“There was a rich man who dressed in purple garments and fine linens and dined sumptuously each day. And lying at his door was a poor man named Lazarus, covered with sores, who would gladly have eaten his fill of the scraps that fell from the rich man’s table.” (Luke 16:19-21)
Both died. Lazarus was taken by angels to Abraham’s side, while the rich man ended up in hell. In torment, the rich man asked Abraham to let Lazarus come and dip his finger in water to cool the rich man’s tongue. Abraham reminded the rich man that in life he had received good things and Lazarus only bad things, but now Lazarus was being comforted, and the rich man was in torment. Furthermore, there was a great chasm, separating them that neither could cross.
In this parable, it did not appear that the rich man had violated any of the Ten Commandments as set out in Exodus 20 or Jewish law. But he may have violated Jesus’ commandment to love the Lord your God with all your heart, soul and mind, and to love your neighbor as yourself.
The rich man’s sin was not that he was rich. It was his indifference. Even though Lazarus lay at the rich man’s gate, the rich man never noticed him each day as he passed by. The rich man had let his wealth and way of life separate him from the people in need of his day.
By historical standards, many of us in America today would likely be considered rich. We do not want for food, shelter or clothing. We have employment that enables us to live in a home we have purchased and provide for our families.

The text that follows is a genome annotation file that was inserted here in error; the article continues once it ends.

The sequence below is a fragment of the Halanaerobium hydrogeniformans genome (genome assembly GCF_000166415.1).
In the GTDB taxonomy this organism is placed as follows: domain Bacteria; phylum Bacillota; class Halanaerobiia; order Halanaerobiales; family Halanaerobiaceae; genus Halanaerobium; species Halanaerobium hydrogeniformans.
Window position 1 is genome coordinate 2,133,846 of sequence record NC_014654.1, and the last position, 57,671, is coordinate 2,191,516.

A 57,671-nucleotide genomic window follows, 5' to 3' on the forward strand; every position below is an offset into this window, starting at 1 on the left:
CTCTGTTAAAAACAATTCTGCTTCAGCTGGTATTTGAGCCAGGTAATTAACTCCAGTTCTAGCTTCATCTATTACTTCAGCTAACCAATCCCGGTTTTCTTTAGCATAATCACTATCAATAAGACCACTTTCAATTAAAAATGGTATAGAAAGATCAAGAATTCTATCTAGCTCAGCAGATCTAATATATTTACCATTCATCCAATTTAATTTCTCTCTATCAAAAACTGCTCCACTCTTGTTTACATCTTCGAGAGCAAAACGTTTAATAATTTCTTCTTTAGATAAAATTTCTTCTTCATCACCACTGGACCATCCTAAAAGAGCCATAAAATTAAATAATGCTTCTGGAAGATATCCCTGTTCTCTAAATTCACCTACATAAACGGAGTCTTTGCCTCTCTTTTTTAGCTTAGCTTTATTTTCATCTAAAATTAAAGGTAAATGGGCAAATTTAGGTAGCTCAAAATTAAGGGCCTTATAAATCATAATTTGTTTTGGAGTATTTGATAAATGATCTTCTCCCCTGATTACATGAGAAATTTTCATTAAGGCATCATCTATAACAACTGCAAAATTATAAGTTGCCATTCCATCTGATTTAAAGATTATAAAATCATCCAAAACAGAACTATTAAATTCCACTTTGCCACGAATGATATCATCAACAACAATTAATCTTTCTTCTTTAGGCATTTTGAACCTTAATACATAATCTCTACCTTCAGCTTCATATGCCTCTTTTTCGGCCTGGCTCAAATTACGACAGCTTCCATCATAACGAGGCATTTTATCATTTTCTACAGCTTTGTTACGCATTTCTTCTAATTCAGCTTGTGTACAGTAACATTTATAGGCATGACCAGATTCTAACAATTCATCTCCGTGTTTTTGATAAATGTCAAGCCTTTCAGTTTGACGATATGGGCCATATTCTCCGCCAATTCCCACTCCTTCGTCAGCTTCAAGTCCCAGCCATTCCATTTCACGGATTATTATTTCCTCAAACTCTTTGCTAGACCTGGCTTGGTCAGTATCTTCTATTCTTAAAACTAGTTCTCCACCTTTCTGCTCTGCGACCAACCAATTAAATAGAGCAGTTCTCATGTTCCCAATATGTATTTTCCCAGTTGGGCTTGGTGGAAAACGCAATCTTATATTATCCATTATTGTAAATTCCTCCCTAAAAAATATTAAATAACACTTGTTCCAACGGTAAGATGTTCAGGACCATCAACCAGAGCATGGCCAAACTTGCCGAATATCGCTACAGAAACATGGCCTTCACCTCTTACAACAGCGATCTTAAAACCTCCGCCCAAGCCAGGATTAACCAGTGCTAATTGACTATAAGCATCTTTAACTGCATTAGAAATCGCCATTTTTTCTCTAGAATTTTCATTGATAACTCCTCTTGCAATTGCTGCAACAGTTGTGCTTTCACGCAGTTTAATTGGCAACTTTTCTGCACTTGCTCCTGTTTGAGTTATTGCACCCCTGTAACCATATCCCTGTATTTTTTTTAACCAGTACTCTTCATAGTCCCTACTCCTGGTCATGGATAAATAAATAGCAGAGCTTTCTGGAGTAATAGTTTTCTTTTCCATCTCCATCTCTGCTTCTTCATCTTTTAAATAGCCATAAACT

Our circumstances may have the effect of separating us from people like Lazarus. They still exist, but we don’t see them. We do not see them in our neighborhoods. We don’t see them at work or in our churches. There may be the occasional homeless person begging at an intersection or Metro stop. But for the most part, unless we take some affirmative action to step outside of our circumstances, our default response tends to separate us from the very poor of our world.
When I read this story I struggle with how much my life is separated from those in need, and the consequences that can result if I do not seek to remedy that separation.
So, we write checks and give used clothes to various organizations assisting the poor. I keep some dollars handy in the console of my car for the homeless soliciting at an intersection. I volunteer in the Chaplain’s office at the county jail, and before COVID, took communion on occasion to the sick and elderly. But do these things fulfill the King’s message in the Parable of The Judgment of the Nations?
“For I was hungry and you gave me food, I was thirsty and you gave me drink, a stranger and you welcomed me, naked and you clothed me, ill and you cared for me, in prison and you visited me.” (Matthew 25:35-36)
Do your life’s circumstances separate you from the poor, and if so, what can you do about it?